It is advantageous also to use magnesium hydroxide/carbonate, preferably in an amount of about 0.06% by weight, based on the batter. The ease of separation of the wafer from the wafer iron is increased by the use of magnesium hydroxide/carbonate.

The vegetable oil is dispersed in the batter by means of an emulsifier. Emulsifiers which can be used are the emulsifiers customary in the foodstuff industry and the preferred emulsifier is lecithin, specifically in an amount of about 0.15% by weight, based on the finished batter.

In order to adjust the flavour and colour of the wafer, it is also possible to introduce cocoa powder, preferably in an amount of about 1.5% by weight, into the batter.

According to the process, the procedure is first to introduce seasoning--as a rule cooking salt is used for this--and rising agents and the sweeteners into water and to disperse these, specifically with the addition of soya flour. The addition of soya flour to wafer recipes is indeed known but in the case of the known recipes is, however, generally not recommended because it results in too extensive browning. In the wafers according to the invention, about 1.65% by weight, based on the finished batter, of soya flour is preferably employed. A suitable soya flour is the product marketed under the tradename NURUPAN (registered trademark of the Deutsche Edelsoja GmbH).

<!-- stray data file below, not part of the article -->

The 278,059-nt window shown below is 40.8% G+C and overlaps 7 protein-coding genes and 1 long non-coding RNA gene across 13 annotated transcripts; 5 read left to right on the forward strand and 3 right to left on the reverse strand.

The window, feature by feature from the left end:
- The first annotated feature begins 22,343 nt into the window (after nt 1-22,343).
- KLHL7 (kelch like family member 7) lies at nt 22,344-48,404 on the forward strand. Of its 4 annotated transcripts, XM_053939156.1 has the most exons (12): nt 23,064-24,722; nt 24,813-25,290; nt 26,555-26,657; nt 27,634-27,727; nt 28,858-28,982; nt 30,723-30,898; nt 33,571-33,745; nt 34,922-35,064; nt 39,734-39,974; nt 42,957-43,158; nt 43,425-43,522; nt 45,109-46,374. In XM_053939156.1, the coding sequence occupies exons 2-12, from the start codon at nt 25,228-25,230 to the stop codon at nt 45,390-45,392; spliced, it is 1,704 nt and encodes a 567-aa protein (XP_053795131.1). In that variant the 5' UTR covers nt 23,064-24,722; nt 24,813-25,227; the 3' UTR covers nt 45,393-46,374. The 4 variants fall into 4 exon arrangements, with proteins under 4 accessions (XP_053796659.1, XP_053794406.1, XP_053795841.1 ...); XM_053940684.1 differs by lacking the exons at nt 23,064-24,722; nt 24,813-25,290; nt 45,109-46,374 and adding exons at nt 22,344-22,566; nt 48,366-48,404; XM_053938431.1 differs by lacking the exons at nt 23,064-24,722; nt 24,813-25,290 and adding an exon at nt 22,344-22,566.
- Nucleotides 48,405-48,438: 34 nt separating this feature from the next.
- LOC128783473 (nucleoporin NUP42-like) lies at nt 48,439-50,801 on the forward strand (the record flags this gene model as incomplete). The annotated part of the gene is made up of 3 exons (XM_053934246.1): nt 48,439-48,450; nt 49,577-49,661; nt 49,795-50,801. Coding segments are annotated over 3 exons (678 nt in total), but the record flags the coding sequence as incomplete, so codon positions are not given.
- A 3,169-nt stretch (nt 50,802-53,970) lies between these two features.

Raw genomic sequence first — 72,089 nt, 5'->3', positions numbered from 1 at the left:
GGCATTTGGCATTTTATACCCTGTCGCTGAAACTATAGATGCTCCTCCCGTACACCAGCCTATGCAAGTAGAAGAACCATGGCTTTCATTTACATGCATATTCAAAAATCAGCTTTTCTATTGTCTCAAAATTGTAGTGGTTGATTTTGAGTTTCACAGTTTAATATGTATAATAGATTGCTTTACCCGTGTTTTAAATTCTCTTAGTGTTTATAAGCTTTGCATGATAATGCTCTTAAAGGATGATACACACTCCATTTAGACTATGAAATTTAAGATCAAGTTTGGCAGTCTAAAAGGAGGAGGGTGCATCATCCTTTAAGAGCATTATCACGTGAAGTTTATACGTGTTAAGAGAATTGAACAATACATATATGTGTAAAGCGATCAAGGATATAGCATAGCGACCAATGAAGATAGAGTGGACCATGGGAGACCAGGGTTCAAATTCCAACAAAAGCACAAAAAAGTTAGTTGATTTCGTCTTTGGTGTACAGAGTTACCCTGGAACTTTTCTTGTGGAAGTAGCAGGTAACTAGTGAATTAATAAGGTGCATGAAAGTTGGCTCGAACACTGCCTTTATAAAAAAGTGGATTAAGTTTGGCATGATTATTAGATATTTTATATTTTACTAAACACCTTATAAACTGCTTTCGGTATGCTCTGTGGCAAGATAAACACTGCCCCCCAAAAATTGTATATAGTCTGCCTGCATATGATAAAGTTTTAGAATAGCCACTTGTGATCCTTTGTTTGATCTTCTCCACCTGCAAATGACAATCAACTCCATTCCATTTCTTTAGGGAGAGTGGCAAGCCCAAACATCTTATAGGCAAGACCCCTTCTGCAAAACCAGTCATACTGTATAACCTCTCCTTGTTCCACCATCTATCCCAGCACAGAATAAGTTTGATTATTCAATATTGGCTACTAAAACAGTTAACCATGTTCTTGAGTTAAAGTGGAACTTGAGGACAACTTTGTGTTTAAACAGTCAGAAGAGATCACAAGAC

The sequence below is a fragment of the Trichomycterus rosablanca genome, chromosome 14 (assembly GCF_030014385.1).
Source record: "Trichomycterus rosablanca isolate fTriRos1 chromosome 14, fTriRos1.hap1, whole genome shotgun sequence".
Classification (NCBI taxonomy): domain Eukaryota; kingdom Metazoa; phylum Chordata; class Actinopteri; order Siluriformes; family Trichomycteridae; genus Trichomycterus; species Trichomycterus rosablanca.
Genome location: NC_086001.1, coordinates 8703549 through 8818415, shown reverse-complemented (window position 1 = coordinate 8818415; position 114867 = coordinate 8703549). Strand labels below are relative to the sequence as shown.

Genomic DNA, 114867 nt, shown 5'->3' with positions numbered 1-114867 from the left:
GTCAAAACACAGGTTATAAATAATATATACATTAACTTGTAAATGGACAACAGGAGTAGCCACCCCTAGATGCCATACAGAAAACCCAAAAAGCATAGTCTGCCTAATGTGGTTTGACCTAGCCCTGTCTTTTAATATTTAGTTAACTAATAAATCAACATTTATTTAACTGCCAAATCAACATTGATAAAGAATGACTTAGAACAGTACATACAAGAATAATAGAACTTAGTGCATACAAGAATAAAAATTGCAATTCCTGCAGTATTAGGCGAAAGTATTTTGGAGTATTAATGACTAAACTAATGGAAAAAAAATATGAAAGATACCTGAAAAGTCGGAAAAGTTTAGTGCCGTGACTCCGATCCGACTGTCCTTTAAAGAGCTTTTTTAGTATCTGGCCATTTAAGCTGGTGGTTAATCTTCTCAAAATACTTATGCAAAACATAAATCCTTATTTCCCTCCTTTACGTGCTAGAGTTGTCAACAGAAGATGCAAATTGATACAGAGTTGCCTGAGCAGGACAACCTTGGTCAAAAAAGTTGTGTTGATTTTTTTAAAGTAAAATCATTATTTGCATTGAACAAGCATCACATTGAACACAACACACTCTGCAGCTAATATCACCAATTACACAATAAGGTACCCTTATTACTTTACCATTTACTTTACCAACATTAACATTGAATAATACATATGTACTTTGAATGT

Flour and whole milk powder are then added to the resulting aqueous solution or suspension, in a ratio of water to flour of about 1.6:1. The flour used is preferably a mixture of in the main wheat flour with a smaller amount of rye flour, preferably in a weight ratio of 94:6. Based on the batter, preferably about 31% by weight of wheat flour and 2% by weight of rye flour are used.